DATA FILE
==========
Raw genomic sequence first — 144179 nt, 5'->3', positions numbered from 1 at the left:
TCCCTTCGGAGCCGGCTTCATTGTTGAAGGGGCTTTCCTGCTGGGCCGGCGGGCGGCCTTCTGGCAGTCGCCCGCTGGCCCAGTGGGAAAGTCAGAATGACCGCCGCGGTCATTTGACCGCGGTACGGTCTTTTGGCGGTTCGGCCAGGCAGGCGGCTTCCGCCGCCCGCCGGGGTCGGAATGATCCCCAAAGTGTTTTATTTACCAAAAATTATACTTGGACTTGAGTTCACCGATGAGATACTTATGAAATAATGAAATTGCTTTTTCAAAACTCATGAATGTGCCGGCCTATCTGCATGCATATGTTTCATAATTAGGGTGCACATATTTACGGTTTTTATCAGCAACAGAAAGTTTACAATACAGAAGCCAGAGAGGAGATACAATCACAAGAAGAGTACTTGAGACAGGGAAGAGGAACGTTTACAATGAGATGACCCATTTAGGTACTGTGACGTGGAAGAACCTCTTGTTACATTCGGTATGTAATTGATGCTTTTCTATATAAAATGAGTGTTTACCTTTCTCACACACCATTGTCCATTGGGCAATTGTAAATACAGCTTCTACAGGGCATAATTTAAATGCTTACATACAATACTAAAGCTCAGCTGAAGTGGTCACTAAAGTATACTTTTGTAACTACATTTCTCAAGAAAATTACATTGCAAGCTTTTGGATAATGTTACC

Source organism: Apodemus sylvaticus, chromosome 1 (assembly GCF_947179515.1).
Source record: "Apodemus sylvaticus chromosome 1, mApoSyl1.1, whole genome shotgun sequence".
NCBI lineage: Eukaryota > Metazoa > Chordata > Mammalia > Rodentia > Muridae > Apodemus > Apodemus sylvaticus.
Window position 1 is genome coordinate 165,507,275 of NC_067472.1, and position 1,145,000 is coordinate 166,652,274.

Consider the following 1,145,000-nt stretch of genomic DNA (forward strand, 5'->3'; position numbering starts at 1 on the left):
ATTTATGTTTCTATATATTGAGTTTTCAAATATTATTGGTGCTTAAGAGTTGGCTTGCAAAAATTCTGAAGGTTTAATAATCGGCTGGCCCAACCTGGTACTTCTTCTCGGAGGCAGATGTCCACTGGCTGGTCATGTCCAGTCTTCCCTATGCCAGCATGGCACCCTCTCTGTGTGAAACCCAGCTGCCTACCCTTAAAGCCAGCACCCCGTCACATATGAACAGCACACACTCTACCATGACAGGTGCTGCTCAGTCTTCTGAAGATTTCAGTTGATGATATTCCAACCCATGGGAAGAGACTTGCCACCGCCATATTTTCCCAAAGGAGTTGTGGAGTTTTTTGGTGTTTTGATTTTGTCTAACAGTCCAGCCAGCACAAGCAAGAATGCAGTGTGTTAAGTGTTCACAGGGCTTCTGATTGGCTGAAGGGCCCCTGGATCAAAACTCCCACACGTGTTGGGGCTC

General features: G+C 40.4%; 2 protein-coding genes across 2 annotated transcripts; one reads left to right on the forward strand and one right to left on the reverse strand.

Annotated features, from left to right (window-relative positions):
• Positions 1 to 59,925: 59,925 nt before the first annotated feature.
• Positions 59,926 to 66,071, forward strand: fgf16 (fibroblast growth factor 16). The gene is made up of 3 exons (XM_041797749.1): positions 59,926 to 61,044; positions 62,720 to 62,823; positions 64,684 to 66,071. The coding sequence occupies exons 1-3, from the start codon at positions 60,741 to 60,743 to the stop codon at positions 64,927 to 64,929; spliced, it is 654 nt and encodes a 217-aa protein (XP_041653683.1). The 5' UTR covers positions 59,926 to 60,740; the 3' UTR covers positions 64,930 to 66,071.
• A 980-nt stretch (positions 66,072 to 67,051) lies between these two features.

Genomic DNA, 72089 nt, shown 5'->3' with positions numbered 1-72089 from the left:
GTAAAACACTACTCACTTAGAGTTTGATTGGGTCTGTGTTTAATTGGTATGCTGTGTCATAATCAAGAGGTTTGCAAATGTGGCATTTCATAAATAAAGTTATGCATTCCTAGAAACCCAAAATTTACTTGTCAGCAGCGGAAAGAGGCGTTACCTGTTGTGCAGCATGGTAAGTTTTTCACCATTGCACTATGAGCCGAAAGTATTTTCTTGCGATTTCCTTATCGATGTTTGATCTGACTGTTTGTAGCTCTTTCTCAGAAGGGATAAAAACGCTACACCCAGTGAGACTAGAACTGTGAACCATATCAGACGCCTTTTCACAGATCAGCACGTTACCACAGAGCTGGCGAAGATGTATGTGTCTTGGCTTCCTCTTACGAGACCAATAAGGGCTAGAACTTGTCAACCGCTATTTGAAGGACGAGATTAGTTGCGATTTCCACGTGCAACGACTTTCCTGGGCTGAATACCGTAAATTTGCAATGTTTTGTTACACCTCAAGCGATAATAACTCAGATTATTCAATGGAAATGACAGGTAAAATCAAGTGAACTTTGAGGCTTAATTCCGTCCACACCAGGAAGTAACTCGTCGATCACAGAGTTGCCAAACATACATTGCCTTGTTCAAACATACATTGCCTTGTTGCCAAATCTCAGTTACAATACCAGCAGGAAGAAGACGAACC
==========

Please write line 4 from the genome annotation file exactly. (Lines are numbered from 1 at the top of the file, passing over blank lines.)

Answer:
Source record: "Apodemus sylvaticus chromosome 1, mApoSyl1.1, whole genome shotgun sequence".